... where he cooks up fam­ily feasts such as this masala dosa for the Ker­alan Onam fes­ti­val – this week­end

The Guardian - Cook - - A Cook’s Kitchen - Vivek Singh’s new cook­book, In­dian Fes­ti­val Feasts (Ab­so­lute Press) is out now

nam is a Hindu har­vest fes­ti­val cel­e­brated all over Ker­ala and lasts for more than 10 days. It is cel­e­brated specif­i­cally by Ker­alites to re­mem­ber their agrar­ian past and as a way to thank God for their bless­ings. The most im­por­tant day of the fes­ti­val is called Thiru­vonam and is char­ac­terised by a big veg­e­tar­ian feast or sad­hya. This con­sists of rice and 20-30 ac­com­pa­ni­ments. Th­ese side dishes are served in a par­tic­u­lar se­quence on a banana leaf, and con­sumed in a spe­cific or­der: lentil-based dishes to be­gin, and yo­ghurt-based ones to fin­ish. They can be broadly clas­si­fied into eight types of dish: pickles or chut­neys, fries, stir-fries, stews, starch, lentils, soups and desserts. Wa­ter served with the meal is usu­ally sim­mered with cumin, dried ginger or the bark of an aca­cia tree.

Masala dosa

South-In­dian dosa pan­cakes, served with spiced potato fill­ing, are served as break­fast, as a snack or as a main meal at any time of the day, all over the coun­try. Sev­eral good Asian stores now sell ready­made packs of bat­ter, sav­ing both time and mess. The same ap­plies to grat­ing co­conut from the shell – frozen grated co­conut is also be­com­ing in­creas­ingly easy to find th­ese days.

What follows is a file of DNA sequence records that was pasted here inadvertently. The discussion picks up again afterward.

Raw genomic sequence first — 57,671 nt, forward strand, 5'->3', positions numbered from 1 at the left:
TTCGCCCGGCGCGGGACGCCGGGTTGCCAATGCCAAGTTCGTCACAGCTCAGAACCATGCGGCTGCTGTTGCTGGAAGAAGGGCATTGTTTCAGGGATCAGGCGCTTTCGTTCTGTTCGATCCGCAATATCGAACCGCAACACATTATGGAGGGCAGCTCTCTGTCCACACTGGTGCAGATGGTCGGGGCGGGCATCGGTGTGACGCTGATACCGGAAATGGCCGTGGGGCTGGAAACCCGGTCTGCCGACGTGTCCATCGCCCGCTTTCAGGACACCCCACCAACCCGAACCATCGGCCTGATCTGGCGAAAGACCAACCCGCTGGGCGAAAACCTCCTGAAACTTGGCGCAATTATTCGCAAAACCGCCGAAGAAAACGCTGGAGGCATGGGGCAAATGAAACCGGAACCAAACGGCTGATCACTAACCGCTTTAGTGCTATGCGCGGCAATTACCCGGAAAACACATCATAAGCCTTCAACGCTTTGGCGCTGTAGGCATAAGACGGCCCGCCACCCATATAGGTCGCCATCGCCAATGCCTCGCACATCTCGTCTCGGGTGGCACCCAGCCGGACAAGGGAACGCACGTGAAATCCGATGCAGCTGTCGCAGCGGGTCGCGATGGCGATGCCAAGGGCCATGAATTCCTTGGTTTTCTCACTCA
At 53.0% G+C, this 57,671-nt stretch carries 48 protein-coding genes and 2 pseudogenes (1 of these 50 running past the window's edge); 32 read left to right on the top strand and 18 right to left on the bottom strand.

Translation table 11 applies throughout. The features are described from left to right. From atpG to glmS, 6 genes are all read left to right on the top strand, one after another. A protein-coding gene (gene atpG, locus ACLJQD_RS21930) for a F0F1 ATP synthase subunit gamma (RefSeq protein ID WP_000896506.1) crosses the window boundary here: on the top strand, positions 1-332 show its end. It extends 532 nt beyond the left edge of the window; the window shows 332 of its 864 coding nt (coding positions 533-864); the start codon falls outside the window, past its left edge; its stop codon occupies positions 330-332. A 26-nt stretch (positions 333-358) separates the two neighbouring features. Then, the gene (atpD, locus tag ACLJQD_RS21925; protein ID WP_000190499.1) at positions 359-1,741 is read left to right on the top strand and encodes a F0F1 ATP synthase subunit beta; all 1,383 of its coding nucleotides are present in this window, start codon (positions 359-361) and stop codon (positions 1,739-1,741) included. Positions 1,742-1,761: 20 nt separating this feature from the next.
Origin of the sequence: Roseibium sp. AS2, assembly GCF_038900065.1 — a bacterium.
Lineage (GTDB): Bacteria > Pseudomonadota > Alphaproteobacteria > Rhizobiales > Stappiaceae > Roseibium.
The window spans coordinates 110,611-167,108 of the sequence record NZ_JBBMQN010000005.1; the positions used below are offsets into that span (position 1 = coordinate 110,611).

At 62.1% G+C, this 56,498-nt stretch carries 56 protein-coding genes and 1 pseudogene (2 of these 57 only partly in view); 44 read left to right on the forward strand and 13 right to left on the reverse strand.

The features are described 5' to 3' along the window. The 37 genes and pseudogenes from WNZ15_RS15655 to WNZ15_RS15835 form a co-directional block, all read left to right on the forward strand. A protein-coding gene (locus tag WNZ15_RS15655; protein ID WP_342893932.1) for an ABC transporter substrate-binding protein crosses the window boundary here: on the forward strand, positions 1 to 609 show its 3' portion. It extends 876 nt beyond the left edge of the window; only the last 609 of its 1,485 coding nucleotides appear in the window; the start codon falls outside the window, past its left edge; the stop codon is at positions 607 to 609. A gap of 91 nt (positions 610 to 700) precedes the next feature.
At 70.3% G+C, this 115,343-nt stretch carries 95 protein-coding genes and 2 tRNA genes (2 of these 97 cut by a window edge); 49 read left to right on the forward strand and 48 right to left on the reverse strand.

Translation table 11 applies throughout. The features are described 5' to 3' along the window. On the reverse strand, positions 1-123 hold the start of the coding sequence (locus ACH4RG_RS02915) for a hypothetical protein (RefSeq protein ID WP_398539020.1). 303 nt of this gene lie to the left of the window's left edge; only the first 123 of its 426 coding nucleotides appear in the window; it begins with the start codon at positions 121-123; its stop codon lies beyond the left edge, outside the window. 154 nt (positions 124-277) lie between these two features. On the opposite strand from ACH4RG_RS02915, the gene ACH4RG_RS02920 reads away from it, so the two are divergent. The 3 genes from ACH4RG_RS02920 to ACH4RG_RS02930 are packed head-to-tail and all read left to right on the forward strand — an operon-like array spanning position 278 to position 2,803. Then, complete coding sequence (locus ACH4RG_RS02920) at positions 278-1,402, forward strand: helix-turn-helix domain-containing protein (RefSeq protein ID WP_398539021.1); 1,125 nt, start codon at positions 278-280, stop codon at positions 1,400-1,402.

Serves 6-10 For the pan­cake

50g split urad dal (black gram) 150g bas­mati or dosa rice (par­boiled rice is avail­able in most spe­cial­ity in­gre­di­ent stores) 1 tsp salt Veg­etable oil, for fry­ing

For the fill­ing

2 tbsp veg­etable oil 1 tsp black mus­tard seeds 2 sprigs fresh curry leaves (op­tional) 2 red onions, chopped ½ tsp ground turmeric 2 green chillies, finely chopped 25mm piece of ginger, finely chopped 1½ tsp salt 2 large pota­toes, boiled in the skin, peeled, and grated or crushed by hand

1 If you are mak­ing your own pan­cake bat­ter, soak the dal and the rice to­gether in wa­ter for at least 3 hours. Drain and blend to­gether in a food pro­ces­sor to a fine paste, adding enough wa­ter to make a smooth, spoon­able mix­ture. Leave overnight to fer­ment in a warm place (about 35–40C – eg leave cov­ered in a warm oven 20 min­utes af­ter you’ve switched off, to get it started). The dosa bat­ter is ready when bub­bles be­gin to ap­pear on the sur­face of the bat­ter.

2 To make the fill­ing, heat the oil in a pan, add the mus­tard seeds and let them crackle and pop for 30 sec­onds. Add the curry leaves (if you are us­ing them) and onions and saute for 5 min­utes, or un­til translu­cent. Add the turmeric, chillies and ginger and saute for 1 minute. Add the salt and the grated pota­toes and mix well. Set aside at room tem­per­a­ture.

3 To make the pan­cakes, add the salt to the bat­ter and mix well. Heat a non­stick fry­ing pan over a medium heat, smear the base with a few drops of oil and pour in a small ladle­ful of bat­ter (about 60ml). Us­ing the la­dle, spread it out into a thin, cir­cu­lar pan­cake. The thin­ner the pan­cake, the crisper it gets, but this needs some prac­tice. Driz­zle a few drops of oil over the top while the pan­cake cooks. Nor­mally, dosas are cooked on one side only; how­ever, if yours are thicker, it’s okay to cook on both sides. When crisp and golden, spoon about 50g of the fill­ing into the cen­tre of the pan­cake and fold it over. Re­peat with the re­main­ing bat­ter and fill­ing. En­joy with chut­ney.

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